Hindus are still pushing for introducing Diwali as a school holiday in New Jersey’s Millburn Township School District (MTSD) despite it receiving only 7.5% of the votes in the recent Survey.
Distinguished Hindu statesman Rajan Zed, in a statement in Nevada today, said that being in minority did not mean that our kids did not have the same rights to celebrate their most popular festival with their families like their fellow students with higher numbers.
Zed, who is President of Universal Society of Hinduism, pointed out that 7.5% was still a considerable number, and urged the MTSD Board of Education Program Committee to include Diwali as a holiday in the 2015-2016, 2016-2017 and 2017-2018 school years when they draft calendars this week.
Rajan Zed requested the MTSD Board of Education to consider Diwali holiday favorably in its November 24 meeting when the draft calendars would be presented and then adopt Diwali as a school holiday in the calendars of next three years in its December 15 meeting. Zed thanked the efforts of Diwali Petition Leader Padmaja Chinta assisted by Subadhra Vardharaj, Yashica Shah, Aarti Bajaj, Deepa Krishnan, and Tithi Majumdar.
Zed stressed that Hindu community felt left out in New Jersey as despite fast changing state demographics and continuing growth of Hindu populations, only two public school districts had reportedly declared Diwali as a school holiday. He noted that their ultimate goal was to introduce Diwali as holiday in all the over 600 school districts of this one of the most ethnically and religiously diverse states, and the community would make all out efforts for it. New Jersey should recognize diversity of its communities asGujarati, Hindi, Telugu, Tamil, Malayalam, etc., are spoken in its various parts.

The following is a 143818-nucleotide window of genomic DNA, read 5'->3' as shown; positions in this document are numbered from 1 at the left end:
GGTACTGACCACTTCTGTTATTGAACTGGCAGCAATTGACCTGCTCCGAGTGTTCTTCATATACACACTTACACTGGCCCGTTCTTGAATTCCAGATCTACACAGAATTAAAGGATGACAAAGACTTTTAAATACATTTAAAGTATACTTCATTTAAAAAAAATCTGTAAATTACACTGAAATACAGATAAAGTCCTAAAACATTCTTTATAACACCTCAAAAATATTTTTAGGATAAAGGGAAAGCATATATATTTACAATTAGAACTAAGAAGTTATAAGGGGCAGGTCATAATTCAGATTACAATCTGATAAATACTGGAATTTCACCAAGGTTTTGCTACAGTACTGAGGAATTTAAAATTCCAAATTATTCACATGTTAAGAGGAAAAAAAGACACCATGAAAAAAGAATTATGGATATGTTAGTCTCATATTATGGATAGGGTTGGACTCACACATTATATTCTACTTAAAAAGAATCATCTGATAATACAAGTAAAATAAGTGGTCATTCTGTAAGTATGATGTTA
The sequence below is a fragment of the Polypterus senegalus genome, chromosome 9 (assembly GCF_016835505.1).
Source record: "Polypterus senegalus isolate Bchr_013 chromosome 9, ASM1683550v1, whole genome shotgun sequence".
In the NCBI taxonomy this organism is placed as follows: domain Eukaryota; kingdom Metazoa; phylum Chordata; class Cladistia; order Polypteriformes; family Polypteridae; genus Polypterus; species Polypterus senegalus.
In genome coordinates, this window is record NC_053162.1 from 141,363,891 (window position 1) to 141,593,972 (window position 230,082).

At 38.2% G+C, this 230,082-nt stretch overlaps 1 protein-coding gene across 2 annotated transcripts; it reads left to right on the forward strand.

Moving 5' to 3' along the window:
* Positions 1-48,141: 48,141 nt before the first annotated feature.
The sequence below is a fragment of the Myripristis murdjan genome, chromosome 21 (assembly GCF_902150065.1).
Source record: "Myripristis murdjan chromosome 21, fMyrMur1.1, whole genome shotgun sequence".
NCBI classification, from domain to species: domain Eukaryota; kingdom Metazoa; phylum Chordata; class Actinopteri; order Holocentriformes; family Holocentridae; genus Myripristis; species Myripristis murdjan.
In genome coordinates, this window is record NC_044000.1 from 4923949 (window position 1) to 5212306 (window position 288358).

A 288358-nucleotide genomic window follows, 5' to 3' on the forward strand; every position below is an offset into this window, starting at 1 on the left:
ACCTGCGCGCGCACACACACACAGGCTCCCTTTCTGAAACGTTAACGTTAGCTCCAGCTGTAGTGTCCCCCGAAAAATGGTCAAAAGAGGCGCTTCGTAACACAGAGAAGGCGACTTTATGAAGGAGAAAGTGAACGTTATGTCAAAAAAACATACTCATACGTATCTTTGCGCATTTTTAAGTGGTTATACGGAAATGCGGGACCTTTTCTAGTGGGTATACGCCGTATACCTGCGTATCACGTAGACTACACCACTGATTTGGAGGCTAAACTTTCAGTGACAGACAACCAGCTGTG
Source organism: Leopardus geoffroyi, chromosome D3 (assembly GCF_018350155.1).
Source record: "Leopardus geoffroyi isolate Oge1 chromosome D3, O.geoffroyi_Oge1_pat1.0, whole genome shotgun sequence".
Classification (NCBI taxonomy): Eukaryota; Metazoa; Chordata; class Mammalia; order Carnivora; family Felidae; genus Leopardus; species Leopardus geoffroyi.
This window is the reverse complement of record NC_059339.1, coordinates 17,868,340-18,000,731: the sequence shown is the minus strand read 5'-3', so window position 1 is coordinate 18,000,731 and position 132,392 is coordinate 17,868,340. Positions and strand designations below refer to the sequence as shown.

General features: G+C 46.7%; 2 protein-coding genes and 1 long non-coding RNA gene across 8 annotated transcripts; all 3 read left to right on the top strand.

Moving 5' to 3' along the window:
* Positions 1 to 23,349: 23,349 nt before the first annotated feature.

Rajan Zed indicated that it was not fair with Hindu pupils and their families as they had to attend school on their most popular festival while many schools in the state were closed on holy days of some other communities. This unfairness did not send a good signal to the impressionable minds of schoolchildren who would be the leaders oftomorrow; Zed said and added that New Jersey public school districts needed to urgently revisit their policies on this issue.
Zed stated that since it was important for Hindu families to celebrate Diwali day together at home with their children, we did not want our children to be deprived of any privileges at the school because of thus resulting absences on this day. Closing schools on Diwali would ensure that and it would be “a step in the right direction”.
Rajan Zed noted that awareness about other religions thus created by such holidays like Diwali would make the New Jersey pupils well-nurtured, well-balanced, and enlightened citizens of tomorrow. It would make the state look good also besides bringing cohesion and unity in the community.
According to Zed, Diwali, the festival of lights, aims at dispelling the darkness and lighting up the lives and symbolizes the victory of good over evil. Besides Hindus, Sikhs and Jains and some Buddhists also celebrate Diwali. Hinduism, oldest and third largest religion of the world, has about one billion adherents and moksh (liberation) is its ultimate goal. There are about three million Hindus in USA.
MTSD, known for academic excellence whose 99% of graduating seniors reportedly attend four-year colleges, has about 5,000 pupils and includes Millburn High, a national Blue Ribbon School. Jeffrey Waters and James A. Crisfield are Board President and Superintendent respectively.
Township of Millburn, incorporated in 1857, has reportedly one of the highest annual property tax bills in the state. Robert J. Tillotson, W. Theodore Bourke and Timothy P. Gordon are Mayor, Deputy Mayor and Business Administrator respectively of Millburn, whose notable residents included actress Anne Hathaway, actor John C. McGinley and hockey player Brian Rolston.